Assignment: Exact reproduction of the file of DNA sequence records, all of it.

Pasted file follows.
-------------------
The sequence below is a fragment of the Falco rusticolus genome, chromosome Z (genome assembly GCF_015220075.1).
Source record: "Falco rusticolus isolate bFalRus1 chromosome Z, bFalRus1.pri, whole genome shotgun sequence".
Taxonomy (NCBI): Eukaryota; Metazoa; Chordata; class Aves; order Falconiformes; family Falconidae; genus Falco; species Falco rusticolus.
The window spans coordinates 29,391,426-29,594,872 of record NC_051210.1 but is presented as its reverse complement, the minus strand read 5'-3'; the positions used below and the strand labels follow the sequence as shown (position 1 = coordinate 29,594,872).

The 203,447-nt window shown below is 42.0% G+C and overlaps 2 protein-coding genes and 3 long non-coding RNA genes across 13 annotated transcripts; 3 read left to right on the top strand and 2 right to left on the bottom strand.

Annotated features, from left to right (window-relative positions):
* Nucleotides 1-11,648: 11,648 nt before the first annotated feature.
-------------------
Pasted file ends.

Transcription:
The sequence below is a fragment of the Falco rusticolus genome, chromosome Z (genome assembly GCF_015220075.1).
Source record: "Falco rusticolus isolate bFalRus1 chromosome Z, bFalRus1.pri, whole genome shotgun sequence".
Taxonomy (NCBI): Eukaryota; Metazoa; Chordata; class Aves; order Falconiformes; family Falconidae; genus Falco; species Falco rusticolus.
The window spans coordinates 29,391,426-29,594,872 of record NC_051210.1 but is presented as its reverse complement, the minus strand read 5'-3'; the positions used below and the strand labels follow the sequence as shown (position 1 = coordinate 29,594,872).

The 203,447-nt window shown below is 42.0% G+C and overlaps 2 protein-coding genes and 3 long non-coding RNA genes across 13 annotated transcripts; 3 read left to right on the top strand and 2 right to left on the bottom strand.

Annotated features, from left to right (window-relative positions):
* Nucleotides 1-11,648: 11,648 nt before the first annotated feature.